Food Securities and strategies to alleviate food shortage
The British Geographer
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Food Security and Strategies to Alleviate Food Shortage.
The FAO estimates that a total of 925 million people were undernourished in 2010, compared with 1023 billion in 2009. That is higher than before the food and economic crisis of 2007-2008 and higher than the number in 1996, the year that leaders at the World Food Summit set a goal of reducing the number of hungry people by half. The graph below shows the number of people hungry globally.
98 percent of these people, live in developing countries with 63 percent in Asia and 25 percent in Sub Saharan Africa. The reason for these worrying rates of increase, despite a concerted global effort to reduce hunger and increased food production over the same time period, owes itself to many factors. Physical factors are often a trigger for acute hunger episodes, like famines but there are long term overarching human factors that effect food price and impact peoples' ability to afford food despite its availability. An important factor driving increased hunger in the world today is to do with the free market. As EU, USA and multlilateral institutions have persued free market conditions to create competition and new markets, developing countries have been opened up to the global food supply. This direct connection with European and American subsidised food supply creates a number of backlashes. Firstly, cheaper food imports undermine local food production and alongside reduced domestic support, local farmers find it difficult to compete on price. This leads to smaller incomes and increased food insecurity. Secondly, global food supplies are volitile to price changes based on global conditions, including oil price as well as commodity trading. This trade in food as a commodity, leaves people more at risk to food shortage as prices increase. Furthermore, the cost of food in family budgets is generally far greater in developing countries than for families in developed countries. Increases in food prices therefore have a more immediate and damaging impact on food security in developing countries. These factors have contributed to an increase in hunger of approximately 14 percent between 1995 to 2009.
The graph above (left) reflects the counter argument. We can see that the percentage of hungry people living in developing countries has fallen from 33 percent in 1969 to 17 percent in 2010. Effectively this has halfed the percentage. Moreover, if we consider rapid population growth over that same period of time we must recognise that significant achievements have been made. Many commentators would suggest this reflects the success of free market policies. In part this may be true but this success is also a product of improved agricultural productivity, as a result of large scale irrigation schemes and farming inputs associated with the green revolution. We must also examine the timescale of this success. It appears in the graph that very little has been achieved in the last 20 years, with most cuts in hunger made before 1995. In addition, there has only been modest success in reducing stunted growth in children under five years of age between 1990 and 2008. Stunted growth in children is a common characteristics of malnutrition. The factors that explain hunger and malnutrition are complex and vary dependent on the socio-economic, political and environmental conditions of the region. These factors vary over time and space and so it is difficult to generalise for specific countries.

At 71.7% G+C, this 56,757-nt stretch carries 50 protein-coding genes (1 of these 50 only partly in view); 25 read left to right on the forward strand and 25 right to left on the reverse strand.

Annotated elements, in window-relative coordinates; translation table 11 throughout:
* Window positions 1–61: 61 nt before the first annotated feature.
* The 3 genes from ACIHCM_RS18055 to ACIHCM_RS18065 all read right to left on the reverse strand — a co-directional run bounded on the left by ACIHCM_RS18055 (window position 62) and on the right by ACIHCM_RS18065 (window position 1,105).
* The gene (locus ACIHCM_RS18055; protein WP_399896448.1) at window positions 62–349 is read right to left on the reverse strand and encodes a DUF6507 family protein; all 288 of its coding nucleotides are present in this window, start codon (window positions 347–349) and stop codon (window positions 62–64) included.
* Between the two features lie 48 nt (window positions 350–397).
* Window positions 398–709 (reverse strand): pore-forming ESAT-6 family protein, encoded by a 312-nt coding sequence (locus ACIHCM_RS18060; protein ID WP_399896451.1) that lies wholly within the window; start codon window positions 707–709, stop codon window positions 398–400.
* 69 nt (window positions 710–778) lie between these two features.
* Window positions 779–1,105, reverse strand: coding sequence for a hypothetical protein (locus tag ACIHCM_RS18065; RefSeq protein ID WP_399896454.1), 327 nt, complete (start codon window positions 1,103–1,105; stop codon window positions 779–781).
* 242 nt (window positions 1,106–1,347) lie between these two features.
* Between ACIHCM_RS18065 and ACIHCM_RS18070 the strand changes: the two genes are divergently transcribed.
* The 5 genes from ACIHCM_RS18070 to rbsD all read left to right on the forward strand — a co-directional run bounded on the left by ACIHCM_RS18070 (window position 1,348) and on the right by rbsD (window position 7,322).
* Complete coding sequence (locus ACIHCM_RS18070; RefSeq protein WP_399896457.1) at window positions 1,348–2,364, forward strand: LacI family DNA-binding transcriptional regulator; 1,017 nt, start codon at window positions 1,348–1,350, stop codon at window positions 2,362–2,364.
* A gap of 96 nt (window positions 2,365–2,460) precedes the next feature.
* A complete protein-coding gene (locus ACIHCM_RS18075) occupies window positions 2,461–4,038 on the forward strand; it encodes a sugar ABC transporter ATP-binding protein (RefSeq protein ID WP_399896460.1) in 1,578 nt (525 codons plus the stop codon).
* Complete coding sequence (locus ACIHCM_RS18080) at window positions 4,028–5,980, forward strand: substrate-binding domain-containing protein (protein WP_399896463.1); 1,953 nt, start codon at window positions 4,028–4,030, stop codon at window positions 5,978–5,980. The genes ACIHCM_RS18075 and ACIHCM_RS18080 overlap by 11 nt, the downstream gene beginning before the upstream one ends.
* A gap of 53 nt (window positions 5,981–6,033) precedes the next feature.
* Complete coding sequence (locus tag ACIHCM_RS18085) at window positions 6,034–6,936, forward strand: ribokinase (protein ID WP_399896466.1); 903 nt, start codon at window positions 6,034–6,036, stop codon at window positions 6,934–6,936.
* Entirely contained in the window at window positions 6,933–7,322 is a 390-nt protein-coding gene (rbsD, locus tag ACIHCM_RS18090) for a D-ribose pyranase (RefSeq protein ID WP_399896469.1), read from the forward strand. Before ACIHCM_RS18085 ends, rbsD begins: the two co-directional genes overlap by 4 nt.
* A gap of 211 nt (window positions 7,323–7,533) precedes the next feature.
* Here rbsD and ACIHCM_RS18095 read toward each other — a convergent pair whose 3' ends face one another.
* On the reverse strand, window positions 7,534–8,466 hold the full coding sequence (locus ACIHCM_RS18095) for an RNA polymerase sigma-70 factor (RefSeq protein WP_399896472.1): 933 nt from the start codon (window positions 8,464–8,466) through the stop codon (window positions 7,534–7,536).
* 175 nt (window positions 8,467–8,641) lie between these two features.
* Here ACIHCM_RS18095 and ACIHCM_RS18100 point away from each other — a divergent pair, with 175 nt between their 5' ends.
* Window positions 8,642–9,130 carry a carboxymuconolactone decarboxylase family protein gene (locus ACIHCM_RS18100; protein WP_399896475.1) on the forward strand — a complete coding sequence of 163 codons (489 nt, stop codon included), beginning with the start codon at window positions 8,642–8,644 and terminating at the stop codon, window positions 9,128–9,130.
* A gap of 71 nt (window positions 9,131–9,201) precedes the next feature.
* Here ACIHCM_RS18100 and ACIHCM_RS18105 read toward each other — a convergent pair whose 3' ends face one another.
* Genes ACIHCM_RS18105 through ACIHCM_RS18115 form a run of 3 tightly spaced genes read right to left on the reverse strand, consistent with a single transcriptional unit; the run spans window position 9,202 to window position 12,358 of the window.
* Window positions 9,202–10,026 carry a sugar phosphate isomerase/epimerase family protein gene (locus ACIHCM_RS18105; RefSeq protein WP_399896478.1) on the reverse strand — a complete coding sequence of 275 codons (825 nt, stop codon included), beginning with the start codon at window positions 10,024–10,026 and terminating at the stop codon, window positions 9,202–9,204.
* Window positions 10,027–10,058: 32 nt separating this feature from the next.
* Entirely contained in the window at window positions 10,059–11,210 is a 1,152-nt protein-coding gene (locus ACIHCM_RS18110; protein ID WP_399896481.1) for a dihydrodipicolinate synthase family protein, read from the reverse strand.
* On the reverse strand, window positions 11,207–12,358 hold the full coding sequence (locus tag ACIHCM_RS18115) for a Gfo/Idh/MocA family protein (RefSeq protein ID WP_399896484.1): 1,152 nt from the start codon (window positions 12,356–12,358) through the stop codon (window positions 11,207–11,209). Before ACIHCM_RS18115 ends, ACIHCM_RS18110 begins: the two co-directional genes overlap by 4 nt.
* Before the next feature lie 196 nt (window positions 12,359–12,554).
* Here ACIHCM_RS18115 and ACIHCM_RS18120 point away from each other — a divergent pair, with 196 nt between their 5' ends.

Environmental Factors and Food Security
There are many environmental factors that limit food security. The most obvious is that of water shortage caused by drought. Droughts lead to soil degredation and eventually soil erosion and potentially desertification. This problem effects many places of the world, but is particularly prominent in the Sahel regions of Africa, where population pressure further exacerbates the problem. The Sahel region has over time experienced below average annual rainfalls.
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The graph to the left shows the Sahel Rainfall Index away from a base level average of between 1898 and 1993. It shows an above average period petween 1950 and 1970 and a below average period from 1970 to 1990. Since 1990, rainfall levels have shown a year on year variability and have been just below average. The unpredictability of rainfall in the Sahel places stress on food production and reduces output. The following video shows the impacts of drought on the Sahel. It also introduces the work of the WFP.
Food Insecurity in the Sahel
Drought dramatically impacts food production at the local scale and when writing about famine it's important to describe the geographical extent of famine within the region affected. It is unlikley that an entire country will be experiencing famine at the same time. Famine tends to be localised in certain worst hit regions and can cross country borders within those regions. In the video above we hear of an average decline in food production of one third, however for some farmers their loss of production is 100 percent. When families experience fall in food production, they lose out in terms of amount of food they have to eat directly. They also lose the extra food that they might have been able to sell at market in order to supplement their diet with more varied nutrition. The map to the left shows the consequences for food vulnerability, insecurity and severe child malnutrition in the Sahel region.